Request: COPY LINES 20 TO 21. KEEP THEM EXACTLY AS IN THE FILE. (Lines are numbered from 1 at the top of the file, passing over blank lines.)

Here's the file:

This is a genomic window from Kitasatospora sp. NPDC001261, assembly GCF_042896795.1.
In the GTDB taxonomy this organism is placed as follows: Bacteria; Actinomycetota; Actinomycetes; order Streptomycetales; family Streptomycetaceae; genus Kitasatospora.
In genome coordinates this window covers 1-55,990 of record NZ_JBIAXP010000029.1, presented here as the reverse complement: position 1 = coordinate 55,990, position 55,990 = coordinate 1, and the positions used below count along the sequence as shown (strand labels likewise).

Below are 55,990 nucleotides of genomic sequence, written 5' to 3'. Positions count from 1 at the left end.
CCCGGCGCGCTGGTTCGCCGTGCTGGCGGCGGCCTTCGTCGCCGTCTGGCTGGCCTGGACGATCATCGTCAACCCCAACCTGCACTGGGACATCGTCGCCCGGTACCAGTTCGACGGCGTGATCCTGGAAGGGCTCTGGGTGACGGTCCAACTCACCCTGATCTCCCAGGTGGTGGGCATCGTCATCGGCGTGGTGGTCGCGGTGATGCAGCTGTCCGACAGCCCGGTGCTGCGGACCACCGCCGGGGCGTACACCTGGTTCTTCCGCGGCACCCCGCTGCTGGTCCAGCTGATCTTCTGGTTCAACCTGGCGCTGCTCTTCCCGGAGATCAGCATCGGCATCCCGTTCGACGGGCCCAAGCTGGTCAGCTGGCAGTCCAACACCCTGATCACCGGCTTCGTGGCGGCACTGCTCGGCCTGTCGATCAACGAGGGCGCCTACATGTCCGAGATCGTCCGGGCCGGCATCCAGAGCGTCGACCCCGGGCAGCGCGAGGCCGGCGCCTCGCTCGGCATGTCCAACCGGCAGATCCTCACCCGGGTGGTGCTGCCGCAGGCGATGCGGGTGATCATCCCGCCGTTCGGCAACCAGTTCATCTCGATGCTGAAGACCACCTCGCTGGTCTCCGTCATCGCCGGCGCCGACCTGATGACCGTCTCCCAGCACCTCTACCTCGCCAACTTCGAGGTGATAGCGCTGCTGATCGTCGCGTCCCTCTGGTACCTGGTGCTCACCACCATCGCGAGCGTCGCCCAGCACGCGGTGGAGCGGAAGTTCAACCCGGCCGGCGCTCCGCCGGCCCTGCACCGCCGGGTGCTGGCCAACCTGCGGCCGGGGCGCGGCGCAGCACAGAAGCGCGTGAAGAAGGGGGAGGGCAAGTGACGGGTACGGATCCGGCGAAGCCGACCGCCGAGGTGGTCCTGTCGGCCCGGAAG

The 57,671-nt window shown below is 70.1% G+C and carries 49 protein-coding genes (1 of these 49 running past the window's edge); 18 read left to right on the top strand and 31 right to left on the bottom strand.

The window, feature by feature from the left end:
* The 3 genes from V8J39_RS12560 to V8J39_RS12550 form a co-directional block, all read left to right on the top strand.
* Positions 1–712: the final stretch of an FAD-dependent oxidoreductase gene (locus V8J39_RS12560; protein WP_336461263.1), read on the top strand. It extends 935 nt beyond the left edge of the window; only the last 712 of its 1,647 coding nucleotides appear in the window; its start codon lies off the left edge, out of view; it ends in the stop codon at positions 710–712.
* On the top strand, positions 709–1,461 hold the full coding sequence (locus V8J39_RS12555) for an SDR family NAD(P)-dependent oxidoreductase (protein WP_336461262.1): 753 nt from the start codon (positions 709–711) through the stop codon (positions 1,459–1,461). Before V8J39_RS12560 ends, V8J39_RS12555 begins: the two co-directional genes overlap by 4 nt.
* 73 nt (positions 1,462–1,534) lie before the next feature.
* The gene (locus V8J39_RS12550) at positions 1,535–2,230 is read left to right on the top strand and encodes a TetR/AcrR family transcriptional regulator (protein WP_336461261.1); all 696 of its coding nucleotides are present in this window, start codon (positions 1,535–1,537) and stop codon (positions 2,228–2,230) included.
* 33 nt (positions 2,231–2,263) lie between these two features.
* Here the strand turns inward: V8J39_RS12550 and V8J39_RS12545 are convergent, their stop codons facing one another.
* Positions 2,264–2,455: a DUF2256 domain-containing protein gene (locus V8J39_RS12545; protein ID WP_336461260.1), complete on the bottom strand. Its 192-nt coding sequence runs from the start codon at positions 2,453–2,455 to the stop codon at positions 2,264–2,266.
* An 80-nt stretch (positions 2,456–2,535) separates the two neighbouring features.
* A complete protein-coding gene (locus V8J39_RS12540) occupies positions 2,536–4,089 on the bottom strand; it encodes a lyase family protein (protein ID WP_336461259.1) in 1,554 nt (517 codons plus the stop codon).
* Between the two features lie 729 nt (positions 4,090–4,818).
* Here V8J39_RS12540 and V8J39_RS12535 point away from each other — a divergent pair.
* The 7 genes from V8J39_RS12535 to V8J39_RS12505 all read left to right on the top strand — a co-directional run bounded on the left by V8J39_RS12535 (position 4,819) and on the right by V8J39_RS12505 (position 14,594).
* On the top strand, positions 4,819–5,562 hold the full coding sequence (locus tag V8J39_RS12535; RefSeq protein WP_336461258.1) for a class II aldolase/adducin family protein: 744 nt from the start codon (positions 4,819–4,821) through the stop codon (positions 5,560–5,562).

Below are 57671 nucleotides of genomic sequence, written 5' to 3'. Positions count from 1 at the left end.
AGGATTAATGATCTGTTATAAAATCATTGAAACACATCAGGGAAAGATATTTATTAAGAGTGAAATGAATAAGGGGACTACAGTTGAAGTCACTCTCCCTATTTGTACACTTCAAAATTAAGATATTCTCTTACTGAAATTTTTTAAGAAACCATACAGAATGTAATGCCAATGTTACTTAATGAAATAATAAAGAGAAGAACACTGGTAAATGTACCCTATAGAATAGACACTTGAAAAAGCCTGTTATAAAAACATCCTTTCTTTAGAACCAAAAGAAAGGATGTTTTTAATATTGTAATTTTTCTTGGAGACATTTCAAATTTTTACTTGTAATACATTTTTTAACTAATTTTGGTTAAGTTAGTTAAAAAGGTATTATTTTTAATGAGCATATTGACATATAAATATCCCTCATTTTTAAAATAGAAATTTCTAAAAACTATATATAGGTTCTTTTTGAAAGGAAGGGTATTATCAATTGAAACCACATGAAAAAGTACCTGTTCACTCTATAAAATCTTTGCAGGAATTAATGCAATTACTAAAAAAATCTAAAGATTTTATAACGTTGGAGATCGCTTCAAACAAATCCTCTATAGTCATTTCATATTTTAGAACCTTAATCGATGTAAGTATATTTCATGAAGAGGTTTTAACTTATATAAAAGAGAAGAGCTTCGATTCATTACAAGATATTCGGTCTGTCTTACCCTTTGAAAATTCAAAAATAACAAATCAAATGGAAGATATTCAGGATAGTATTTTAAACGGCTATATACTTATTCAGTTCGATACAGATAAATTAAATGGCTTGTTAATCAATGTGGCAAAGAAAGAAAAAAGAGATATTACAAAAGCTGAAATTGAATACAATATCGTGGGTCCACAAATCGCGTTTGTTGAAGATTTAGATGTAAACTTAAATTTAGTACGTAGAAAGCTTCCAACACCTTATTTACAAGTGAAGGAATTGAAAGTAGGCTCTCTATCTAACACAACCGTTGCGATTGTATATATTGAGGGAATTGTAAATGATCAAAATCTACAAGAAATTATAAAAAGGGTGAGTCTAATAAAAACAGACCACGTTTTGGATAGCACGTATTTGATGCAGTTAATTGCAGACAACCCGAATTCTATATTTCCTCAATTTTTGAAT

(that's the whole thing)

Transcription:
* The 7 genes from V8J39_RS12535 to V8J39_RS12505 all read left to right on the top strand — a co-directional run bounded on the left by V8J39_RS12535 (position 4,819) and on the right by V8J39_RS12505 (position 14,594).
* On the top strand, positions 4,819–5,562 hold the full coding sequence (locus tag V8J39_RS12535; RefSeq protein WP_336461258.1) for a class II aldolase/adducin family protein: 744 nt from the start codon (positions 4,819–4,821) through the stop codon (positions 5,560–5,562).